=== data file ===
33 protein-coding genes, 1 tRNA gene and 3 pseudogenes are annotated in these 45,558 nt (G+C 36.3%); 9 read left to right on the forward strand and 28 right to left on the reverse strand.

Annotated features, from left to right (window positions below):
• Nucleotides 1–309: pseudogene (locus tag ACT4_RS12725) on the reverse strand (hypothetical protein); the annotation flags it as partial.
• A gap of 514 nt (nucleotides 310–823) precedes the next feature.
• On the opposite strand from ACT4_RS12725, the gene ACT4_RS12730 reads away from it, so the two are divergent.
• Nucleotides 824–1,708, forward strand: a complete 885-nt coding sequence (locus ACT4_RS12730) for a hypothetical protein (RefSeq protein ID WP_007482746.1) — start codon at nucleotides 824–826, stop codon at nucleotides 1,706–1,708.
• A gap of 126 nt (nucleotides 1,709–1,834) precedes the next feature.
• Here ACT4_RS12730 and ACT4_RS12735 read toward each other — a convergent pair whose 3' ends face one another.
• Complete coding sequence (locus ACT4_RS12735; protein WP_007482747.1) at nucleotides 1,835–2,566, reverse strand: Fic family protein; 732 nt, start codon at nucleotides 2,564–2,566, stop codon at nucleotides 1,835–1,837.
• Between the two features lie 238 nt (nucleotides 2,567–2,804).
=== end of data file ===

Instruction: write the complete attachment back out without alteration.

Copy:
33 protein-coding genes, 1 tRNA gene and 3 pseudogenes are annotated in these 45,558 nt (G+C 36.3%); 9 read left to right on the forward strand and 28 right to left on the reverse strand.

Annotated features, from left to right (window positions below):
• Nucleotides 1–309: pseudogene (locus tag ACT4_RS12725) on the reverse strand (hypothetical protein); the annotation flags it as partial.
• A gap of 514 nt (nucleotides 310–823) precedes the next feature.
• On the opposite strand from ACT4_RS12725, the gene ACT4_RS12730 reads away from it, so the two are divergent.
• Nucleotides 824–1,708, forward strand: a complete 885-nt coding sequence (locus ACT4_RS12730) for a hypothetical protein (RefSeq protein ID WP_007482746.1) — start codon at nucleotides 824–826, stop codon at nucleotides 1,706–1,708.
• A gap of 126 nt (nucleotides 1,709–1,834) precedes the next feature.
• Here ACT4_RS12730 and ACT4_RS12735 read toward each other — a convergent pair whose 3' ends face one another.
• Complete coding sequence (locus ACT4_RS12735; protein WP_007482747.1) at nucleotides 1,835–2,566, reverse strand: Fic family protein; 732 nt, start codon at nucleotides 2,564–2,566, stop codon at nucleotides 1,835–1,837.
• Between the two features lie 238 nt (nucleotides 2,567–2,804).